Messier confirmed his retirement as the Rangers reported for training-camp physicals in the fall of 2006, but essentially bid fond farewell on March 31, 2004 New York's final home game prior to the year-long lockout of NHL players.
He had almost 18 months to plan a retirement party, yet simply called it a career over the phone. During the conference call, Messier was asked why he resisted a formal media conference.
His response? "No one wants to see a blubbering idiot at the podium."
Jan. 18, 1961
Hometown: Edmonton, Alta.
NHL stats: Amassed 694 goals and 1,193 assists during his 25 seasons in the NHL. Only Wayne Gretzky has more
NHL teams: Played for three teams during his legendary career: Edmonton Oilers (1979-91); New York Rangers (1991-97, 2000-04); Vancouver Canucks (1997-2000)
NHL awards: Conn Smythe Trophy (1983-84); Hart Trophy (1989-90, 1991-92); Pearson Award (1989-90, 1991-92)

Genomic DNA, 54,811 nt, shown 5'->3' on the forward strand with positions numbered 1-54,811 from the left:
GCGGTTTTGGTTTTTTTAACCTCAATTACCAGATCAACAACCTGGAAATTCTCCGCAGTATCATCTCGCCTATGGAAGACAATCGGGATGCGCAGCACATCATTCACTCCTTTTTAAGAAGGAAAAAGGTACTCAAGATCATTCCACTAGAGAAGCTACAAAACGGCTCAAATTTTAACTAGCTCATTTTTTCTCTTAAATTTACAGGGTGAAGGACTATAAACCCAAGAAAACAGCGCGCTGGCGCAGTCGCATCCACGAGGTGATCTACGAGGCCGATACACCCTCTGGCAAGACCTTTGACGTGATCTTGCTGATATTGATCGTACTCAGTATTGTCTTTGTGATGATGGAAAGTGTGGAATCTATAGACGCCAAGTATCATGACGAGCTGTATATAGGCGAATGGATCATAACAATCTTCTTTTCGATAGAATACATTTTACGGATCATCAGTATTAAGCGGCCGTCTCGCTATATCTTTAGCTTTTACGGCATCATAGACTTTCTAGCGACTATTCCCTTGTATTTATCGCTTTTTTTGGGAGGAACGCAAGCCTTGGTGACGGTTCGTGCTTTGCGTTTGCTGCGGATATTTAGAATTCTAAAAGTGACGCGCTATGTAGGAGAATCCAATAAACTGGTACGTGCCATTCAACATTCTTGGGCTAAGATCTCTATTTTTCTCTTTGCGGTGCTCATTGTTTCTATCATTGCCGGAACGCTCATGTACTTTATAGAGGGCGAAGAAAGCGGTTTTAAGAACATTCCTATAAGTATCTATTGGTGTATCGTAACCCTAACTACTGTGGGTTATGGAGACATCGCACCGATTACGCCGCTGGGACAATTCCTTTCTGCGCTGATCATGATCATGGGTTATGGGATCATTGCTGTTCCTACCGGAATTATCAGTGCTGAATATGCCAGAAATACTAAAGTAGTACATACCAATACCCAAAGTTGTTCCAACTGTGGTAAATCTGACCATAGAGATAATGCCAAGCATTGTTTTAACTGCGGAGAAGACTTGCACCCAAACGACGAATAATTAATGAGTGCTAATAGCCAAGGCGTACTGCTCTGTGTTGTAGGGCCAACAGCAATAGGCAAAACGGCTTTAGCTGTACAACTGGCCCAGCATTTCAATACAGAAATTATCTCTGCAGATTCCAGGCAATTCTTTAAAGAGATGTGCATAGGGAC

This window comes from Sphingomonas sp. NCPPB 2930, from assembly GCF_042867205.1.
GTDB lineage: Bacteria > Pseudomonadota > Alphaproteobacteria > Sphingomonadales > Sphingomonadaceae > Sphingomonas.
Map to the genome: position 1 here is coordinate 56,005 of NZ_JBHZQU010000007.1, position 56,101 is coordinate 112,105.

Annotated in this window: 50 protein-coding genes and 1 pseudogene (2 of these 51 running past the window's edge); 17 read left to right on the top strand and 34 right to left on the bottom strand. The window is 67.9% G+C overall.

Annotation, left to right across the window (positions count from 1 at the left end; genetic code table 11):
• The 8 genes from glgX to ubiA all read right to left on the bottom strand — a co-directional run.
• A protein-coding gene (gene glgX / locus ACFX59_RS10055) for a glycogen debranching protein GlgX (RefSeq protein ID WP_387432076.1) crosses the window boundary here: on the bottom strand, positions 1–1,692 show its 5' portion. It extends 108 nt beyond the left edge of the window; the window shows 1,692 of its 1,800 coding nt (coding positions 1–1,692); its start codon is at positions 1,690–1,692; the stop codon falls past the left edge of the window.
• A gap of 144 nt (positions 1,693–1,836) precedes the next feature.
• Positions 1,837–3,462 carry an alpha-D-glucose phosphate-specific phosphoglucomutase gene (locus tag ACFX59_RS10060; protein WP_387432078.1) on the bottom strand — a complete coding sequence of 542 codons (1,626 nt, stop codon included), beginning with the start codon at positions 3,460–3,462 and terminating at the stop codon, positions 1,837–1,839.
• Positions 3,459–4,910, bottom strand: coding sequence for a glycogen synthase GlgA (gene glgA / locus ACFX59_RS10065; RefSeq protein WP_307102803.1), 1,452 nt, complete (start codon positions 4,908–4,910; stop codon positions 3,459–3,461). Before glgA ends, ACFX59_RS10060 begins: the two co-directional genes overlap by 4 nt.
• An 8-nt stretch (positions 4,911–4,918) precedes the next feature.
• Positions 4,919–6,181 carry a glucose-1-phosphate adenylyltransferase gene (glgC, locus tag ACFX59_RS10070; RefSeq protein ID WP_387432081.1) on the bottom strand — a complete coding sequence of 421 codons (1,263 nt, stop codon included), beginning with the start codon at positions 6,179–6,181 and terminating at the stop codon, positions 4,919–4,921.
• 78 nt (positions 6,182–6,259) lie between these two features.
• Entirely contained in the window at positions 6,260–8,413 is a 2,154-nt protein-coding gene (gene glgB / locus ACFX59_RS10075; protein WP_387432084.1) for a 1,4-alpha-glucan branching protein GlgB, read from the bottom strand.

Stanley Cup rings: Helped the Oilers win four Stanley Cups (1984-85, 1987-88, 1990) and the Rangers to championship in 1994. No other player has captained two different teams to the Stanley Cup victories.
Messier said it:
"Other than my dad, nobody believed in me more and did more for me as a person and a player than (Glen Sather)."
"When J.D (John Davidson) introduced me as the next captain of the New York Rangers, I felt a tremendous pride."
"I remember saying to myself as the crowd roared, 'I will die trying to bring the Stanley Cup to the fans of New York.'"
"All I was thinking was to try to figure out a way how to make the players believe that I believed that we were going to win."
"Trying to condense the last 26 years into 10 minutes or one night is obviously difficult. I'm looking at it, I guess, as a celebration."
"It's my name on the back of the jersey, but I don't look at it as me being raised to the rafters because I don't think any one individual can stand alone."
- Edmonton names road for Messier
- Feb. 26, 2007
- Photo Gallery: The best of Mess
- Feb. 26, 2007
- Contest: Thanks for the memories Mess
- Feb. 23, 2007
- Messier's GM ambitions ruffle some feathers
- Feb. 9, 2007
- Oilers busy preparing Messier festivities
- Jan. 17, 2007
- Rangers retire Messier's No. 11
- Jan. 12, 2006
- Mark Messier Retires
- Sept. 12, 2005
- Messier passes Howe
- March 31, 2004